When you're trying to decide how search marketing can work for your small business, several factors must be considered, such as keywords. Is there enough volume? Are they competitive enough, but not too competitive?
Obviously, when you're first considering a campaign, you don't need to do in-depth research or prioritize specific keywords. You're simply trying to get a feel for how viable your campaign would be.
Small businesses generally have relatively tight marketing budgets, so you'll need to know how quickly you can get a return on your investment.
PPC vs. SEO
Although you're trying to achieve exactly the same thing with PPC and SEO -- putting your sales messages and brand in front of people making relevant search queries -- the methodology couldn't differ much more. Chalk and cheese, in other words, but both are potentially useful.
You don't need a detailed understanding of how each works to get a feel for which would be a good match for your business. But you have to understand the basic features.
- Immediate return (although it should also improve over time)
- Completely measurable
- Actions have immediate effects and can be tied to particular results
- The traffic (and therefore overall result) is limited by your spend -- switch the spend off, and the result disappears immediately
- Return can take months or longer even to begin to be realized
- Very "fuzzy" process
- Actions are often connected to specific results only loosely and with a high latency
- In the long term, traffic can potentially far exceed what you would get through PPC on the same budget, and will keep going long after you switch off the spend
Clearly, SEO is a long haul, and you'll have to chuck money at it for months before you even know whether it's working. Sounds tough, right?
On the other hand, you'll know whether PPC will work for you fairly quickly, but you'll need to keep spending if you want to keep the results.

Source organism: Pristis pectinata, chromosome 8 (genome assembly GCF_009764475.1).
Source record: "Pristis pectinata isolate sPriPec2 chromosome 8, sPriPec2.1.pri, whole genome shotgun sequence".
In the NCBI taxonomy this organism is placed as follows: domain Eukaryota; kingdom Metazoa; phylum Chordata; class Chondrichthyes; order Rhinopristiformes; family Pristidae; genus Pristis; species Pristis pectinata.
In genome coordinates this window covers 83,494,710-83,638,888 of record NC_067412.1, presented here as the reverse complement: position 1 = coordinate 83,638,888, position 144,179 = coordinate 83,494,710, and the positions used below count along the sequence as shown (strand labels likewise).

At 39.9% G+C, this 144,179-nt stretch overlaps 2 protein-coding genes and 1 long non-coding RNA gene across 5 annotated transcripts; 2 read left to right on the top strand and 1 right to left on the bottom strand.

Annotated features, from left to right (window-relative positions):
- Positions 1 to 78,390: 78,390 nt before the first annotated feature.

Or, if you prefer the glass-half-full angle, SEO has great long-term potential, whereas PPC will give you a quick return and tight control over your spend.
This is a moment every SEO company selling to a small business has to face: answering the question, "How long until I see a return on my budget?"
SEO is a fuzzy process, so there's no hard and fast answer (it depends on your budget -- more money means that more work can be done more quickly). However, as a rough rule of thumb for an average small business in an average niche, starting with a spread of keyword rankings:
- Rankings should start to improve in the first two or three months.
- Keywords are in high enough positions to start driving more traffic after six months.
- Hitting the top three positions for important keywords (therefore driving significant traffic) after 10 months to a year.
With any luck, things might start to happen more quickly, but it's wise to start with a fairly pessimistic scenario. Remember, you're not only up against how much you can spend, but also Google's (and the other engines') latency.
While spiders frequently crawl the web, it can take a long time for them to act on what they find, especially if they don't trust a site so much. If you're starting with a brand new site and domain, this effect can be a near deal-breaker -- it can take Google months to pick up the site at all, let alone rank it (although there are things you can do to mitigate this effect).
So, if you've got the budget (and stomach!) to work on SEO for at least six months before seeing any real impact, and your keywords look good, then SEO is definitely for you. It can have a tremendous impact on your business if you have the time and patience.
If that doesn't sound like your cup of tea, then starting with PPC is probably a good idea for you (again, if the keywords are a good fit). You can control the budget in fine detail, scaling up if the campaign is successful, and see a quick return on your investment. And you can always start SEO later, with the added benefit of in-depth knowledge of your keyword space gained from your PPC campaign (this is a common strategy).
So Where's the Return?
To answer the original question... well, not surprisingly, it really depends on your niche and business. But armed with basic information and knowledge of the time scale involved with both SEO and PPC, you should be able to make a sound decision for yourself.